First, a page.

It’s been exactly 966 days since my first day working on Zealous Good. In those days, I’ve learned so much about the amazing giving spirit of people, the power of a great non-profit and non-profit employee, and how technology really can make the world a better place.
However, in those 966 days I haven’t recounted on this blog the story of how I first came up with the idea of Zealous Good. So, here goes nothing as I share the story of Zealous Good…
In 2010, I was working at United Way of Metropolitan Chicago. I spent some of my time meeting with UWMC donors to figure out how we could better connect directly to the people who supported us. The recession was in full swing and often I’d hear from donors how they would like to give more, but money was tight. Repeatedly, people would tell me they were downsizing and wanted to donate some of the excess belongings they had accumulated over the years. The challenge was they wanted to give it to a charity that truly needed the donations as compared to just giving to donation centers.
In March of that year, I was visiting one of the agencies funded by United Way, The Cara Program. As I walked through their amazing offices I saw all the different things that were needed to make the office run. Computers, desks, TVs, clothing for students, lockers, a refrigerator, chairs, office supplies, racks, shelving, and so much more. It sounds obvious but I hadn’t previously looked around and seen all the “stuff” that was needed to make something run. And, the stuff (of course) isn’t free. If it was donated, it took time to find the people with the right stuff at the right time. If it was purchased, it cost the organization precious dollars.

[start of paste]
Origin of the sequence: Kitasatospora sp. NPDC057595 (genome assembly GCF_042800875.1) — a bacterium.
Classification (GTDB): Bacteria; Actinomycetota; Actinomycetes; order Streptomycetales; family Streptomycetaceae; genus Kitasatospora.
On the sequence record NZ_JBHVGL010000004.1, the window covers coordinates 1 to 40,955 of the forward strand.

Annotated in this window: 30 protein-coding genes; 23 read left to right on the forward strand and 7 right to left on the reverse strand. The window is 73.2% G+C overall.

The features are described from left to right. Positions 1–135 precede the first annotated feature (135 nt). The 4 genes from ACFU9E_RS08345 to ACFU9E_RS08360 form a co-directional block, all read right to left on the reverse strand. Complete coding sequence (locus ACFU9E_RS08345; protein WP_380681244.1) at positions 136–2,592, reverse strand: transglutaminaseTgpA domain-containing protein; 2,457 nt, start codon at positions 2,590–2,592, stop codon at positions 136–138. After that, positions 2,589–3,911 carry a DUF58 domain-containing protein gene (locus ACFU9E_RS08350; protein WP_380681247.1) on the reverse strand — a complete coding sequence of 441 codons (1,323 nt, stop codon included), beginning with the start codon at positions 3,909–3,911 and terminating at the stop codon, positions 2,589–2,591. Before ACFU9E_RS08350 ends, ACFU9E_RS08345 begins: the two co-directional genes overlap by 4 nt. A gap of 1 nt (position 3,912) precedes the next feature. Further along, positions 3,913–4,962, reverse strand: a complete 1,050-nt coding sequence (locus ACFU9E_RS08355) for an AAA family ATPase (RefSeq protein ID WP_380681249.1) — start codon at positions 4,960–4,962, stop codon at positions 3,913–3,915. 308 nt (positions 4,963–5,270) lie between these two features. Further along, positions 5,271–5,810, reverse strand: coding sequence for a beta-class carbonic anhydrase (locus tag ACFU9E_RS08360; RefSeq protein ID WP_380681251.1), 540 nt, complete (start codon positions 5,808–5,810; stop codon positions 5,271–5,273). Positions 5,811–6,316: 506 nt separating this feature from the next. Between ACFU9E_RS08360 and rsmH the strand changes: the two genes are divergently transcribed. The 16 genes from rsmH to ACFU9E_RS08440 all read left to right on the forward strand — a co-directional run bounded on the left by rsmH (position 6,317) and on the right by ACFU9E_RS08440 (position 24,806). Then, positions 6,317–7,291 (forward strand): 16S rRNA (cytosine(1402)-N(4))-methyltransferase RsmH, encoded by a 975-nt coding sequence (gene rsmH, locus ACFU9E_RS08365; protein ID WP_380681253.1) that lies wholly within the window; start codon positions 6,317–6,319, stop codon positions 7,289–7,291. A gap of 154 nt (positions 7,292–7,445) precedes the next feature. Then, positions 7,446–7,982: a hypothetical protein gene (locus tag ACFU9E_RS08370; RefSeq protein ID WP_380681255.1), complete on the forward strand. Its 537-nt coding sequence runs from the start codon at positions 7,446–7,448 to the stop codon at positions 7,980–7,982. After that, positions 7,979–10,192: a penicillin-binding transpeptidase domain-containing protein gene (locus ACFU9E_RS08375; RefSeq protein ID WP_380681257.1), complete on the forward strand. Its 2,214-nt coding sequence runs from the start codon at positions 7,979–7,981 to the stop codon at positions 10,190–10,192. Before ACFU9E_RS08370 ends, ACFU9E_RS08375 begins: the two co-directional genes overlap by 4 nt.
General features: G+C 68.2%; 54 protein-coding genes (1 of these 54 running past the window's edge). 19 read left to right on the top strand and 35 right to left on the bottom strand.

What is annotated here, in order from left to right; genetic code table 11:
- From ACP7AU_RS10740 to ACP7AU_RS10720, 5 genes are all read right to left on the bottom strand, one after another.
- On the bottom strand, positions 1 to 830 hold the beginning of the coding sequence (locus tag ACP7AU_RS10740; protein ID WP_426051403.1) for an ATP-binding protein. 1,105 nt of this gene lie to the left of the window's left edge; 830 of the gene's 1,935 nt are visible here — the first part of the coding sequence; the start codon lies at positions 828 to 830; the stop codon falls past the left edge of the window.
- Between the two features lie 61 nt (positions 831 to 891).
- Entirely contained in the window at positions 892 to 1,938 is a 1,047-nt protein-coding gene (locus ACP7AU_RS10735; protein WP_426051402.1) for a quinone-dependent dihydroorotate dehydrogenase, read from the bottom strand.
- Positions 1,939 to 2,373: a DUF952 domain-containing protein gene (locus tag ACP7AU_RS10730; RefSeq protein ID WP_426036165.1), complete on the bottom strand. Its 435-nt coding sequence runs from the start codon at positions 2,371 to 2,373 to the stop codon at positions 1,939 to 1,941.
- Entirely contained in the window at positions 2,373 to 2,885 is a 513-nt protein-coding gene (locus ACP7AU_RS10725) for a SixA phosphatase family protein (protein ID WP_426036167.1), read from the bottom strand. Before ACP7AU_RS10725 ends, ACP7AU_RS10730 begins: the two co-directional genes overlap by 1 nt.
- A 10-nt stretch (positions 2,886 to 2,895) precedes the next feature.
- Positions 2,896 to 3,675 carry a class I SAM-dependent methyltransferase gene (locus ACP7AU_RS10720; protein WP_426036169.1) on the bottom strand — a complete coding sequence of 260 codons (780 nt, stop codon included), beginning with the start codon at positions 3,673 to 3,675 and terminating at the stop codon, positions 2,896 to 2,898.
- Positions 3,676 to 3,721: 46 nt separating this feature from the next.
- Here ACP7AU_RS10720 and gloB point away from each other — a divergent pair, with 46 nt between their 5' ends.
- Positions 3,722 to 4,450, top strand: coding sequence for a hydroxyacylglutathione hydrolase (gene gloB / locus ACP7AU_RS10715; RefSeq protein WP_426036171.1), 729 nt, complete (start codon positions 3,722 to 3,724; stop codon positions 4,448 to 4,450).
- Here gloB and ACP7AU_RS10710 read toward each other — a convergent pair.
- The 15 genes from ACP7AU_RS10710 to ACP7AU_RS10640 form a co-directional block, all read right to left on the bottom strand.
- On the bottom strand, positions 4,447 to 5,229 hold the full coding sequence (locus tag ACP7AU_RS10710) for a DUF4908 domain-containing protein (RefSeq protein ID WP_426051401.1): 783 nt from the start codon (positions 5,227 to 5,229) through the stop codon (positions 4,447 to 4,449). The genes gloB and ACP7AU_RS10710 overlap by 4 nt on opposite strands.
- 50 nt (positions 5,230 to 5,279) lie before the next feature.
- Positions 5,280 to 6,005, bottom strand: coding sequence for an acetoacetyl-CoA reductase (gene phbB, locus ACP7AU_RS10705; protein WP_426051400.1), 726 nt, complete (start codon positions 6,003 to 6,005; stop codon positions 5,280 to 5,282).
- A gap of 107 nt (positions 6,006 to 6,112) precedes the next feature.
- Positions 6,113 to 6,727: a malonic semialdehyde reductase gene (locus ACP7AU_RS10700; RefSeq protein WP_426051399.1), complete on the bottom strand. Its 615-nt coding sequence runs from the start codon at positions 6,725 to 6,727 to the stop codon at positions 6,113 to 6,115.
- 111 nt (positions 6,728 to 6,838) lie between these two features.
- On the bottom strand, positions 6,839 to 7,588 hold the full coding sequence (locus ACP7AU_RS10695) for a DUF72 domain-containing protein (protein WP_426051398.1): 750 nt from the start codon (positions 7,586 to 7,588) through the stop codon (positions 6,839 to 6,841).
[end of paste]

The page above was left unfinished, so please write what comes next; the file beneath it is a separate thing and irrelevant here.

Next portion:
There was something missing. I had met people who had great, useful items that they wanted to donate to great charities. I was surrounded by charities that needed items to better do their work.
I essentially became obsessed with the issue and wanted to learn more. I wanted to learn what existed to help with this challenge. Would it be possible to create something that helped? Do people even want to give directly to charity?
I started finding every opportunity I could to talk to people about the concept. I had joined United Way after working for Bain & Company as a consultant and I approached my research like a case study. My challenge was I wanted to find a way to prove to myself that it wouldn’t work and that it wasn’t worth quitting my job to start it.
In December 2010, after 200+ coffee dates and hundreds of hours of night and weekend research, I realized there really might be something there and it was, with out a doubt, worth the risk of starting Zealous Good. I gave my notice at work and in January, January 18th to be exact, I bought the domain zealousgood.com and started working on building Zealous Good.
I choose the name Zealous Good because “zeal” has always been one of my favorite words. I liked the idea of people who care who receives their excess items are doing good with zeal. My dad, a marketing guy through and through, gave it the stamp of approval and I moved forward to the next challenge: building a website where I didn’t fully know how I wanted it to work.
To get started on the site, I had decided I was going to build something basic myself. I had never built a website before and had no idea where to start. I met with an advisor who had helped while I was researching the concept and he helped me settle on building a WordPress website with a contact form for people to submit donations. I went to a book store and bought “WordPress for Dummies” and got started.
From there the rest is history…